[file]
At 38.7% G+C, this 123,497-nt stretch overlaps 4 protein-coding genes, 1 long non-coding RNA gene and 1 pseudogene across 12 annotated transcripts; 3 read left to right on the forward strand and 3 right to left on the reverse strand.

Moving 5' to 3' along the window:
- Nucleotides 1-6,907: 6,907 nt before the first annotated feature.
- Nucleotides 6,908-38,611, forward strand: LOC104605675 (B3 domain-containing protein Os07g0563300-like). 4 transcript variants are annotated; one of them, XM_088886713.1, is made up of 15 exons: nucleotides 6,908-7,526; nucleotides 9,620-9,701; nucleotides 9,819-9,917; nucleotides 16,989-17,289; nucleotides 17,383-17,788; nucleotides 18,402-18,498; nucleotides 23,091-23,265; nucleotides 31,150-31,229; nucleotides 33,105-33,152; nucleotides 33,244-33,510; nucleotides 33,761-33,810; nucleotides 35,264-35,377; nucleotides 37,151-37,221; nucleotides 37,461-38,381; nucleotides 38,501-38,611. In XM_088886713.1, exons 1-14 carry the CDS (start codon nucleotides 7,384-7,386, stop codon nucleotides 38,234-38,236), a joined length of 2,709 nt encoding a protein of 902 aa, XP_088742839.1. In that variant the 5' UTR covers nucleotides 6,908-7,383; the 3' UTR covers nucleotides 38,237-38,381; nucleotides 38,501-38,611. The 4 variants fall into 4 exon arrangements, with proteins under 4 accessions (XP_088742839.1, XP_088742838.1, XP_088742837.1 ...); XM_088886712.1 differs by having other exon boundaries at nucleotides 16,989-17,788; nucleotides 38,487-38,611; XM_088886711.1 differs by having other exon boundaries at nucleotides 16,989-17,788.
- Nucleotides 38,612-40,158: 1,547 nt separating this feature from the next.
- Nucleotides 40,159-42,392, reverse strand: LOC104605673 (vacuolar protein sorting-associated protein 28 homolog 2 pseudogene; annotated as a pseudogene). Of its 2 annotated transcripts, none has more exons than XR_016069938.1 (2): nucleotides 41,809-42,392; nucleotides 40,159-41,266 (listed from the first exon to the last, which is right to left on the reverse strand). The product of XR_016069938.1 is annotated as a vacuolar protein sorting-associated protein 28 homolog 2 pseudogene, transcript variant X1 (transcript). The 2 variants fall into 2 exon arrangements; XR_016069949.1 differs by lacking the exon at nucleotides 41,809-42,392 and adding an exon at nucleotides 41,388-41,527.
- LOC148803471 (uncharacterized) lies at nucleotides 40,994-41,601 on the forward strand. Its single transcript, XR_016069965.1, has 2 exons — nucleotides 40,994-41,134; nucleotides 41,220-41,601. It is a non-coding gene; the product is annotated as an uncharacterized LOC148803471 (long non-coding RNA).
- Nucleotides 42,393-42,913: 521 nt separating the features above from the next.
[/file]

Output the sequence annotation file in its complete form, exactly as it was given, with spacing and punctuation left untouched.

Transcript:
At 38.7% G+C, this 123,497-nt stretch overlaps 4 protein-coding genes, 1 long non-coding RNA gene and 1 pseudogene across 12 annotated transcripts; 3 read left to right on the forward strand and 3 right to left on the reverse strand.

Moving 5' to 3' along the window:
- Nucleotides 1-6,907: 6,907 nt before the first annotated feature.
- Nucleotides 6,908-38,611, forward strand: LOC104605675 (B3 domain-containing protein Os07g0563300-like). 4 transcript variants are annotated; one of them, XM_088886713.1, is made up of 15 exons: nucleotides 6,908-7,526; nucleotides 9,620-9,701; nucleotides 9,819-9,917; nucleotides 16,989-17,289; nucleotides 17,383-17,788; nucleotides 18,402-18,498; nucleotides 23,091-23,265; nucleotides 31,150-31,229; nucleotides 33,105-33,152; nucleotides 33,244-33,510; nucleotides 33,761-33,810; nucleotides 35,264-35,377; nucleotides 37,151-37,221; nucleotides 37,461-38,381; nucleotides 38,501-38,611. In XM_088886713.1, exons 1-14 carry the CDS (start codon nucleotides 7,384-7,386, stop codon nucleotides 38,234-38,236), a joined length of 2,709 nt encoding a protein of 902 aa, XP_088742839.1. In that variant the 5' UTR covers nucleotides 6,908-7,383; the 3' UTR covers nucleotides 38,237-38,381; nucleotides 38,501-38,611. The 4 variants fall into 4 exon arrangements, with proteins under 4 accessions (XP_088742839.1, XP_088742838.1, XP_088742837.1 ...); XM_088886712.1 differs by having other exon boundaries at nucleotides 16,989-17,788; nucleotides 38,487-38,611; XM_088886711.1 differs by having other exon boundaries at nucleotides 16,989-17,788.
- Nucleotides 38,612-40,158: 1,547 nt separating this feature from the next.
- Nucleotides 40,159-42,392, reverse strand: LOC104605673 (vacuolar protein sorting-associated protein 28 homolog 2 pseudogene; annotated as a pseudogene). Of its 2 annotated transcripts, none has more exons than XR_016069938.1 (2): nucleotides 41,809-42,392; nucleotides 40,159-41,266 (listed from the first exon to the last, which is right to left on the reverse strand). The product of XR_016069938.1 is annotated as a vacuolar protein sorting-associated protein 28 homolog 2 pseudogene, transcript variant X1 (transcript). The 2 variants fall into 2 exon arrangements; XR_016069949.1 differs by lacking the exon at nucleotides 41,809-42,392 and adding an exon at nucleotides 41,388-41,527.
- LOC148803471 (uncharacterized) lies at nucleotides 40,994-41,601 on the forward strand. Its single transcript, XR_016069965.1, has 2 exons — nucleotides 40,994-41,134; nucleotides 41,220-41,601. It is a non-coding gene; the product is annotated as an uncharacterized LOC148803471 (long non-coding RNA).
- Nucleotides 42,393-42,913: 521 nt separating the features above from the next.